Archive for the ‘Forum’ Category

Conversation with a philosopher – Dr. Richard Mordarski

Saturday, October 24th, 2009

My guest is Dr. Richard Mordarski,  Professor of Philosophy from Casimir the Great  University  in Bydgosc, Poland and a member of the editorial staff of FORUM. (more…)

Professor Maciuszko and General Kościuszko

Saturday, October 24th, 2009

September 28, 2009 marked the 70th anniversary of the Nazi-Soviet Friendship and Bounty Treaty also known as the second Ribbentrop-Molotov Pact.  On that day David Barnett presented an extensive interview with Prof.  Jerzy Maciuszko in a radio program entitled ‘Around Noon’ on WCPN 90.3 FM.  As a soldier of the 50th Infantry Brigade of the Polish Army, Jerzy Maciuszko was one of the first who stood up against the invading Nazi army in the early days of September   1939.  At the outset of the war, his platoon came under intense German fire and suffered heavy losses.  Only a small number of the Polish soldiers survived. He was among the lucky ones.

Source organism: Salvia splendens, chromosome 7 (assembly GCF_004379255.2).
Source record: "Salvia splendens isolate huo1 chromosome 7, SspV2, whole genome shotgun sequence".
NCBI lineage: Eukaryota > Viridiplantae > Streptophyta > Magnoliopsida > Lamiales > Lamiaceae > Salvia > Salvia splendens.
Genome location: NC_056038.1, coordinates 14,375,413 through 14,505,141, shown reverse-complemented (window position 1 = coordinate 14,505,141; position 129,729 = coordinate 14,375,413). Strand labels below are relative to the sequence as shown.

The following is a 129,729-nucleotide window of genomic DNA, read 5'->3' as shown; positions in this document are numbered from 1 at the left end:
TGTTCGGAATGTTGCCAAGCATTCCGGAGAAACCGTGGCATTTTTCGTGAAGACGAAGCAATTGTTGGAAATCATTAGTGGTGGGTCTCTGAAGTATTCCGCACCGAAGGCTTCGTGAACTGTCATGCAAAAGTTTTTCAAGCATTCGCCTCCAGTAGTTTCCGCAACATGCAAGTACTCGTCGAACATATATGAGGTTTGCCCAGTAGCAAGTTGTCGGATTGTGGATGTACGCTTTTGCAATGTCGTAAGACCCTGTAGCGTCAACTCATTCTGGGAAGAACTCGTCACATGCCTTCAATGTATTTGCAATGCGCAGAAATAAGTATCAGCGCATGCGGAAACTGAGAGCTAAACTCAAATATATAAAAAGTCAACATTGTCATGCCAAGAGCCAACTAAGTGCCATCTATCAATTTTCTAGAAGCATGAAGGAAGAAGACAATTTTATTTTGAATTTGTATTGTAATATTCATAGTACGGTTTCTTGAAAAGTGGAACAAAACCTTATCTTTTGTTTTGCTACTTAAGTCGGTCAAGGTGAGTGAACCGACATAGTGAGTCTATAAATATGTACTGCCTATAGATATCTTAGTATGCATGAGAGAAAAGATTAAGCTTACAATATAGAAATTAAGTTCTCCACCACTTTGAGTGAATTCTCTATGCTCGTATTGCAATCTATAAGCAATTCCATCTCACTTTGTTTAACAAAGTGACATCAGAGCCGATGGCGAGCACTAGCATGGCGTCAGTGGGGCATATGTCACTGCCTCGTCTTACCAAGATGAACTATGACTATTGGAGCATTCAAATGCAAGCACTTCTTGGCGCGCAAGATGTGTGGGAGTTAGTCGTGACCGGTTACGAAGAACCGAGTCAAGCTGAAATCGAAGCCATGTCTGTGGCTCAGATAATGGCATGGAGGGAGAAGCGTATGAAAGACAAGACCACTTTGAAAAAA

A Child’s View of the Warsaw Uprising

Monday, August 24th, 2009

As part of the European Union program, „Europe for Citizens”, the Museum of the City of Warsaw has published an anthology of writings in Polish, English, and German. Below is an abbreviated version of the story of an eleven-year-old girl.
Our family was intact at the outbreak of the Warsaw Uprising (my parents must have known when it was about to begin). The first of August, at 5 pm. The sirens began, and the city began to come to life. Through the open window of our apartment on the first floor of 5 Grzybowska Street, the sounds of war came bursting in, growing louder. The residents began building a barricade at the beginning of the street, near the gate of the building. In several hours the barricade had grown high and wide and the soldiers of the Home Army felt safe behind it. Finally, Warsaw, tortured by the occupation, was attacking its enemy. (more…)

Treasures from the attic: Virtuti Militari

Sunday, May 24th, 2009

A ribbon of black and blue
Girdles a  silver cross
Virtuti Militari
What does it mean — do you know?